For at least 20 years, banks have been trying to stem the tide of disintermediation: consumers and businesses bypassing them in favor of nonbanks ready to provide a wide variety of financial products and services. Unfortunately, too many bankers are trying to solve the problem through re-intermediation, which is going back to the wrong future.
SUPERMARKET THEORY. With this 1970s approach, a banker might reason: "If stockbrokers and mutual fund companies are competing with us for deposits, then we must react by establishing our own mutual funds and by acquiring brokerages." Following this typical re-intermediation path, the new bank-as-conglomerate hopes to reclaim its role of provider-in-the- middle by offering a wider variety of products and services.
But re-intermediation strategies are likely to fall short for three reasons. First, the most successful businesses today have rediscovered the virtues of sticking to their proven core competencies and now disavow conglomeration. Most of the 1970s-style conglomerates-such as Sears, which attempted to enter the financial services arena-learned the hard way that adding unfamiliar lines of business can dilute their ability to compete, weaken shareholder and customer loyalty and multiply management complexity. Is there any reason that the new bank-owned conglomerates will fare any better in the decade to come?
Secondly, banks have long since recognized that simply offering additional products such as credit cards to all their customers indiscriminately will result in loss of market share to specialized organizations such as Advanta and MBNA who target customers. As a result, many banks now use sophisticated technology to glean insight from their customer information databases to more effectively cross-sell products.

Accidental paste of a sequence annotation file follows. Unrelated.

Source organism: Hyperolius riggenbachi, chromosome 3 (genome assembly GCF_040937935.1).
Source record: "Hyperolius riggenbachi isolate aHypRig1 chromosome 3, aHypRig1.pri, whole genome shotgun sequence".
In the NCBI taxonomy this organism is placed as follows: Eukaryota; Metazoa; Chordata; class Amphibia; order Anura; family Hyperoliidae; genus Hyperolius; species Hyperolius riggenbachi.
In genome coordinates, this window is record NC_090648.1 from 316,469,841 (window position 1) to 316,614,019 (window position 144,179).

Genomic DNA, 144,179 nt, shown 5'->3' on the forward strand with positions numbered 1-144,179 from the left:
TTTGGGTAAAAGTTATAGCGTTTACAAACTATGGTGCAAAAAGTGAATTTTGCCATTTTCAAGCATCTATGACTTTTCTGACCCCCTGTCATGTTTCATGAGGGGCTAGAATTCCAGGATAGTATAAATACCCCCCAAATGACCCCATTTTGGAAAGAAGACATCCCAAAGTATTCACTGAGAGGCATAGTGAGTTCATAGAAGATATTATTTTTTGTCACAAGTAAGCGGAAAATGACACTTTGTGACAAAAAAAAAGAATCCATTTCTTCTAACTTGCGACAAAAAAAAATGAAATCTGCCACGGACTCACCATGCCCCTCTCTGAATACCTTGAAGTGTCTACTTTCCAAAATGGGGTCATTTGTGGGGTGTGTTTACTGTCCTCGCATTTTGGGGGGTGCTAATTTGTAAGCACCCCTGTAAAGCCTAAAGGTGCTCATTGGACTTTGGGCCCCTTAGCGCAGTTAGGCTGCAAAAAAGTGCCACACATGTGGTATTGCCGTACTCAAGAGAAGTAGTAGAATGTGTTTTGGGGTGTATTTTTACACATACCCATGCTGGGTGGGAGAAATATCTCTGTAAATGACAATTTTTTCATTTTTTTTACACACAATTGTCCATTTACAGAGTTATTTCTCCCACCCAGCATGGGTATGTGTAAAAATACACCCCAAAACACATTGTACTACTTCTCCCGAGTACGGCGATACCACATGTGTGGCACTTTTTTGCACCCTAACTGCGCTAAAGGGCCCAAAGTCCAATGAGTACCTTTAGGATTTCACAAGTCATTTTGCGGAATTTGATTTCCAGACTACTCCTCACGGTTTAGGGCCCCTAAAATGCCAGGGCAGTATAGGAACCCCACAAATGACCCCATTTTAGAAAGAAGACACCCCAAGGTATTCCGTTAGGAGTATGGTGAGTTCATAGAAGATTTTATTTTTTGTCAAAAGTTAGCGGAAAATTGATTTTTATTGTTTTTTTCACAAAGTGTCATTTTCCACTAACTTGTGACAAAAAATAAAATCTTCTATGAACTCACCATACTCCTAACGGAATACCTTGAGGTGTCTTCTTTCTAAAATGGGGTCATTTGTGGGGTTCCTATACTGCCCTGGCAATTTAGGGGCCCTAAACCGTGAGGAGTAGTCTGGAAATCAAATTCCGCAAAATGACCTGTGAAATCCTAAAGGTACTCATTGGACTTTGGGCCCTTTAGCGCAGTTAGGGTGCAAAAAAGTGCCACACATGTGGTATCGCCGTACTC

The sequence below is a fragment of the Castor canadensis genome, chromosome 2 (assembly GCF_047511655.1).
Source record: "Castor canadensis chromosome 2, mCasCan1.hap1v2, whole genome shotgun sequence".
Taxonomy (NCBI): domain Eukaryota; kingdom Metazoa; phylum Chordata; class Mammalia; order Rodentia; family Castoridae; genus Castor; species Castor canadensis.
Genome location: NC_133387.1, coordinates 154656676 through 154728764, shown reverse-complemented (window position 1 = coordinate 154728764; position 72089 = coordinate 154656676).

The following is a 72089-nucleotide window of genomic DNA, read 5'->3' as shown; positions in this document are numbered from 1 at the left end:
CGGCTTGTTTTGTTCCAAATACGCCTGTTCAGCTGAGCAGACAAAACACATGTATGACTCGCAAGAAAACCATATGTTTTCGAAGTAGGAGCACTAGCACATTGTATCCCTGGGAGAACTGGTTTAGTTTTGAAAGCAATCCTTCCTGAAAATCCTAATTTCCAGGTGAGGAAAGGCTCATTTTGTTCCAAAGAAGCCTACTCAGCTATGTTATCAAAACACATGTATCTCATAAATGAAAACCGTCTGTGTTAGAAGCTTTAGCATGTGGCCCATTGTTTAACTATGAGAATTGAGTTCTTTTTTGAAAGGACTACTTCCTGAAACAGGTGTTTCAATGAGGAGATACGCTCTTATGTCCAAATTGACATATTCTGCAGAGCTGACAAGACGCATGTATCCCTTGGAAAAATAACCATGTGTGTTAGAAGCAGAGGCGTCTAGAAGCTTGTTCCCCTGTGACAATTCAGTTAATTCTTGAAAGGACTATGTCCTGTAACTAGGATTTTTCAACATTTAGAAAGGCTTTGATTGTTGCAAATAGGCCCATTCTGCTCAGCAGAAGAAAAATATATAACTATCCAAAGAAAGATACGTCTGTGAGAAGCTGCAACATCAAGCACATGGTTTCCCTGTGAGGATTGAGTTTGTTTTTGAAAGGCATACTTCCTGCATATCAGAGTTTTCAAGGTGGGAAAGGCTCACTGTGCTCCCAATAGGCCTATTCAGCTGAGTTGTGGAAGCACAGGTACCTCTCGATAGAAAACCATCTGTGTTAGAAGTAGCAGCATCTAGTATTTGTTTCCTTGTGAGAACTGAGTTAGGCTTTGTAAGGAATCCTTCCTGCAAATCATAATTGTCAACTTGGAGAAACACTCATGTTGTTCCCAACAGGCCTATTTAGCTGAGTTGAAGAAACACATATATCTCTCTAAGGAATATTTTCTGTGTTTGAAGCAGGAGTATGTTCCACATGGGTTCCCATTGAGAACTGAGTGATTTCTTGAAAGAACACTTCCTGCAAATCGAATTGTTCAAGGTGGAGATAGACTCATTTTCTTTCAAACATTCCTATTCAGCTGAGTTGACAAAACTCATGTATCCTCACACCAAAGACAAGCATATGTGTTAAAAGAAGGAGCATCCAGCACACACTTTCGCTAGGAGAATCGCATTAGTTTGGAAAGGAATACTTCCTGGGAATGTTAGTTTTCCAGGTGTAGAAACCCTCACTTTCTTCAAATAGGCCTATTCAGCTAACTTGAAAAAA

This type of marketing approach has a weakness; namely, it is a one-way exercise. The bank is making an informed guess about what it thinks is best for a customer, without fully knowing what that person's preferences and goals are. So while the bank may increase short-term business, longer term customer loyalty may be sacrificed.
Finally, via the Internet, nonbanks offering financial products and services are adopting a dramatically more effective means of forging profitable relationships with customers: "neo-intermediation." Successful Internet-based companies are putting themselves "in the middle" in a new way by providing customers with two-way, personal and interactive services at little or no cost. This trust-building approach earns companies the opportunity to learn directly and accurately from each customer what's actually important to him or her. Armed with this intimate customer knowledge, these companies are better positioned to build loyalty and increase profits for the long term.
As a result, innovative Internet-based companies are the real threat to banks' primary role in the financial marketplace. Take, for example, Fidelity Investments. Based on the personal financial goals I enter into retirement planning software at fidelity.com, Fidelity advises me on how much I need to save and invest and where. Or, at riskview.com, Infinity Financial Technology will analyze my investment portfolio and calculate my "embedded risk" so that I can decide if I need to act. And, from my near- real-time personal portfolio update at my yahoo.com, buying or selling stock is only a mouse-click away at E*Trade.
This "new" way, of course, is really an old way that too many banks have forgotten. There was a time when the banks themselves had the trusted personal relationships with their customers. Now, customers often view banks primarily as aggressive sales organs or as faceless corporations interested only in fees-the downside of overdone cross-selling.
INTERNET INTELLIGENCE. Even what banks tout as innovative Internet banking can be misdirected if it follows the one-way marketing model. For example, when a bank charges an extra monthly fee for Internet bill payment services that already save it money compared to paper checks, the bank misses a key opening to earn the gratitude and loyalty of the very customers who are most likely to be looking elsewhere for alternatives.
The more astute banks realize that there are new and effective ways to turn cross-selling into interpersonal banking. Like their nonbank, Internet-based competitors, they are now gearing up to go back to the time of interactive and personal commerce-neo-intermediation. In short, they understand they need to go back to the right future. n